By New Times
By Connor Radnovich
By Robrt L. Pela and Amy Silverman
By Ray Stern
By Keegan Hamilton
By Matthew Hendley
By Monica Alonzo
By Monica Alonzo
Hey, Guv: If Albo's not doing his job, fire him. If not, show him your support--and tell those cops to buzz off.
The Water-Down--As a grandmother, it's only natural that Granny Hull's centerpiece issue is medical care for indigent children. But when she introduced KidsCare, legislation that dedicated state tobacco tax funds in order to receive more funding from the feds, conservatives called her Hillary Clinton. Gasp! They tried to recruit Congressman Matt Salmon to run against her. Arrrghhh!
In the end, KidsCare passed, and Salmon passed on the governor's race--but only after Hull bent and swayed to the pressure levied by House speaker Jeff Groscost and his merry band of right-wingers. The final version of KidsCare will only help about 60,000 kids. There are more than 200,000 kids in Arizona on AHCCCS, the state's indigent health care plan--and that doesn't include scores of other children whose parents are on welfare but aren't poor enough to qualify for AHCCCS.
Under the Carpet--Hull has also received a lot of credit for resolving the state's long-standing school finance reform issue. But she only sprang into action when it looked as though inaction would cost her the election.
If you'll recall, school finance reform had two go-rounds this year. The first reform package, passed in the final seconds of the regular legislative session, was widely regarded as a failure. Even Hull staffers acknowledged that the legislation wouldn't stand up to the scrutiny of the state Supreme Court. No matter, they said. The judges will be kind enough to hold off on their decision until after election day. Bad call. The legislation was struck down almost immediately, and Hull had to scramble to put together an acceptable package. To her credit, she did--briefly demonstrating that when she wants to, she can still flex some muscle.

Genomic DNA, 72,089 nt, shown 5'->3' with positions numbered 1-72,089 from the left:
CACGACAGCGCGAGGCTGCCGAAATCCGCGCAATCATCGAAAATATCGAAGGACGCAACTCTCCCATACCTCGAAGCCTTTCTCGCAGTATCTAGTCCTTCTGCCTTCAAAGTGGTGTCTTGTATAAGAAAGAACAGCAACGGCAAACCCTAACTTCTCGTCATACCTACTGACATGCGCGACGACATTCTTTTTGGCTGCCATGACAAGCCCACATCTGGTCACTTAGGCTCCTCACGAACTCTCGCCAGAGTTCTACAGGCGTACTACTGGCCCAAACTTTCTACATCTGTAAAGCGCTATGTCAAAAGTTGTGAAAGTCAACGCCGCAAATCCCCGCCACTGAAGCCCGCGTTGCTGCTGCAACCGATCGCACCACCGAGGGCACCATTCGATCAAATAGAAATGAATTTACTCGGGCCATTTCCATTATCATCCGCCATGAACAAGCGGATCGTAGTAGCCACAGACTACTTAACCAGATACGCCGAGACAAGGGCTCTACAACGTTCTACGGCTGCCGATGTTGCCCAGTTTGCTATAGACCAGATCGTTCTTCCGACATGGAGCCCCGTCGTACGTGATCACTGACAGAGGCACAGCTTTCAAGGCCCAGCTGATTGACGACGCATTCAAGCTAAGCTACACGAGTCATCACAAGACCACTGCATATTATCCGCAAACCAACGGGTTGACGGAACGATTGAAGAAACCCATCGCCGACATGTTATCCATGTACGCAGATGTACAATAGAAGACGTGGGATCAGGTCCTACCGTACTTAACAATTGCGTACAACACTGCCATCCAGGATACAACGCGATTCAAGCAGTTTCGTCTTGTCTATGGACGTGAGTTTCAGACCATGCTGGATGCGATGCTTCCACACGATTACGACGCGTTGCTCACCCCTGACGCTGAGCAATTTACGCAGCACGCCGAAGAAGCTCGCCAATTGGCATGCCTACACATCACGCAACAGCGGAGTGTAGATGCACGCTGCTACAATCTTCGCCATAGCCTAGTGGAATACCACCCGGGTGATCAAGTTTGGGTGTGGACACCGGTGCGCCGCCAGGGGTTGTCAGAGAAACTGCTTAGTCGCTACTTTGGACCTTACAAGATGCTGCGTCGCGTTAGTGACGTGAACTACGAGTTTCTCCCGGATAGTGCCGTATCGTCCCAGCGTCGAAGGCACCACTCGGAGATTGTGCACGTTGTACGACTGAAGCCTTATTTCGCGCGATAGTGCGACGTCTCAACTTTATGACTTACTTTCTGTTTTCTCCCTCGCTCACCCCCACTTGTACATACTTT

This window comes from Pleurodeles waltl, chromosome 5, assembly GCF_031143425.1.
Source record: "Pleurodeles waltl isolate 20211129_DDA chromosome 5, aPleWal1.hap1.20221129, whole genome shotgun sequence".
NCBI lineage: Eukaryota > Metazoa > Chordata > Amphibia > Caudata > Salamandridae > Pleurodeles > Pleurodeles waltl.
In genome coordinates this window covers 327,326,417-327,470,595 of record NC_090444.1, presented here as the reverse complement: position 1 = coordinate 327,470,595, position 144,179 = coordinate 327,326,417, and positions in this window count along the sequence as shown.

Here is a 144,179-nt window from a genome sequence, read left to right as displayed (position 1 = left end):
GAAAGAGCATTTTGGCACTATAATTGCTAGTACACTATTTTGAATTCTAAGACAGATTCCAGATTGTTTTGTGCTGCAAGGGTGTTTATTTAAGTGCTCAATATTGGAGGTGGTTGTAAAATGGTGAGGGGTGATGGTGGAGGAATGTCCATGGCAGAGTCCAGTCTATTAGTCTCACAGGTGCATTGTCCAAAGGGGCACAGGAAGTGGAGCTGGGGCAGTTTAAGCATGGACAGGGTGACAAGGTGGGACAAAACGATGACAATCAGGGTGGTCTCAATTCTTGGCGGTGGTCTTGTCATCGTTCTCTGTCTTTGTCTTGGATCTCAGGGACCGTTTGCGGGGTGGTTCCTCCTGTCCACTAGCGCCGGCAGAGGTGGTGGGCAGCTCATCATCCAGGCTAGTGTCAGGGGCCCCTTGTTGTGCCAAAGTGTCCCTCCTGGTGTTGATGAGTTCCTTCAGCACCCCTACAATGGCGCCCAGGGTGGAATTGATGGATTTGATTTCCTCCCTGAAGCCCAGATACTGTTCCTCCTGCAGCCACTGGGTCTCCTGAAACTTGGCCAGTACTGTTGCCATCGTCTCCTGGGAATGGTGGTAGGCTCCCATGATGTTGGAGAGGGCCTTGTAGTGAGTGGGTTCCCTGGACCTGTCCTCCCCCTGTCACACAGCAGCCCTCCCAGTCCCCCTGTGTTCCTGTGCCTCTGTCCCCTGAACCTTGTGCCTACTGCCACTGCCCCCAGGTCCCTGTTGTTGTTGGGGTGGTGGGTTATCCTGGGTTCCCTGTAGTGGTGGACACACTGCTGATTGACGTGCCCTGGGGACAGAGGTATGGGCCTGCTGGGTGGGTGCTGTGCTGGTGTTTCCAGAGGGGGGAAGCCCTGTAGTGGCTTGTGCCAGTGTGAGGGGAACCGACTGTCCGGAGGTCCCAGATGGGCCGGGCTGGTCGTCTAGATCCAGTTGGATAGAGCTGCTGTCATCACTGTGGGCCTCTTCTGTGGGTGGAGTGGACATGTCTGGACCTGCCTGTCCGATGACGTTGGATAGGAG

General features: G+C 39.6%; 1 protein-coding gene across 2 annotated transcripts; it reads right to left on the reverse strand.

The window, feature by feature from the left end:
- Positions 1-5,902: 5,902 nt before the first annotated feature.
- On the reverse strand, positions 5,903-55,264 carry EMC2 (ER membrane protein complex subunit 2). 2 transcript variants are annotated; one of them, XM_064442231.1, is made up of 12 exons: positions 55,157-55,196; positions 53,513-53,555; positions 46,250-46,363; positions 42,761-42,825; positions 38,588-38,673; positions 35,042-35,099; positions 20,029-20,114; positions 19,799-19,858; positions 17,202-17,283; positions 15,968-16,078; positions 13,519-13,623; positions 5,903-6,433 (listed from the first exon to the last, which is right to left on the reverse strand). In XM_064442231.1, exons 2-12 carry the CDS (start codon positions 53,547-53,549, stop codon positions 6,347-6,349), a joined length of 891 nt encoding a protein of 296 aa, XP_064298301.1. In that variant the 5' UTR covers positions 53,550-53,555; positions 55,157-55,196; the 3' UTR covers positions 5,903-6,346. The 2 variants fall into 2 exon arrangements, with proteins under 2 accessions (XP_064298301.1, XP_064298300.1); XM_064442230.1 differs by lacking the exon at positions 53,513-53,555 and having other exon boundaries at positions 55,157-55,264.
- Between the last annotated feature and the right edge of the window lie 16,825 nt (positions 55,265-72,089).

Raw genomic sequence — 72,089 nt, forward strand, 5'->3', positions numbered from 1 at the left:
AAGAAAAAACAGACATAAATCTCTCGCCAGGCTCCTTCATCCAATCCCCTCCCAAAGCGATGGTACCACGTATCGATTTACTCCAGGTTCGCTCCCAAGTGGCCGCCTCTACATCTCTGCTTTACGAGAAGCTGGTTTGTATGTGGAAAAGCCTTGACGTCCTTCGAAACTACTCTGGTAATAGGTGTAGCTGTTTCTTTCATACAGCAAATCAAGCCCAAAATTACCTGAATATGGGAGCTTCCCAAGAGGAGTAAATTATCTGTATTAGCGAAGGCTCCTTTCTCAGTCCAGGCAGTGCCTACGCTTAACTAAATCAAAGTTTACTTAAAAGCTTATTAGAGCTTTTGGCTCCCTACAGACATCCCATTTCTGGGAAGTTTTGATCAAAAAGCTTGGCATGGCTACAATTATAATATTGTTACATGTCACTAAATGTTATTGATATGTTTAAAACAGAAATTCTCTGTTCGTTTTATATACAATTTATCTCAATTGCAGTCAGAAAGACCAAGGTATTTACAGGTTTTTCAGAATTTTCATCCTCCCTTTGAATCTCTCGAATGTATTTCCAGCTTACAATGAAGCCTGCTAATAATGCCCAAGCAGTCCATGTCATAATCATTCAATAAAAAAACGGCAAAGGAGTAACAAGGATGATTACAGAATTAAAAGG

Read Her Lips--Another must-do on Jane's list this year was a tax cut. She got one, saving citizens and businesses $180 million. Again it was a do-or-die issue. Hull knows her legislative record is peppered with votes to increase taxes. Even in good economic times, voters are unlikely to elect a politician with a track record of picking their pockets.
The whole package spells out the difference between the two Jane Hulls. Big Red would have gotten her tax cut, as well as a bigger cut for poor, sick Arizona kids. She would have made sure that the school finance reform package was acceptable the first time, never gambling that the court would let it sit until she was safely reelected. She would tell the voters how she really feels about abortion, and let the chips fall where they may. Would she fire Russell Rhoades and Joe Albo? Maybe, maybe not. But be sure: She'd make a decision.
Arizona's voters will be asked to decide--first in September, then again in November--who their governor will be. They'll choose Granny Hull. Maybe they'll get Big Red.
Contact Amy Silverman at her online address: firstname.lastname@example.org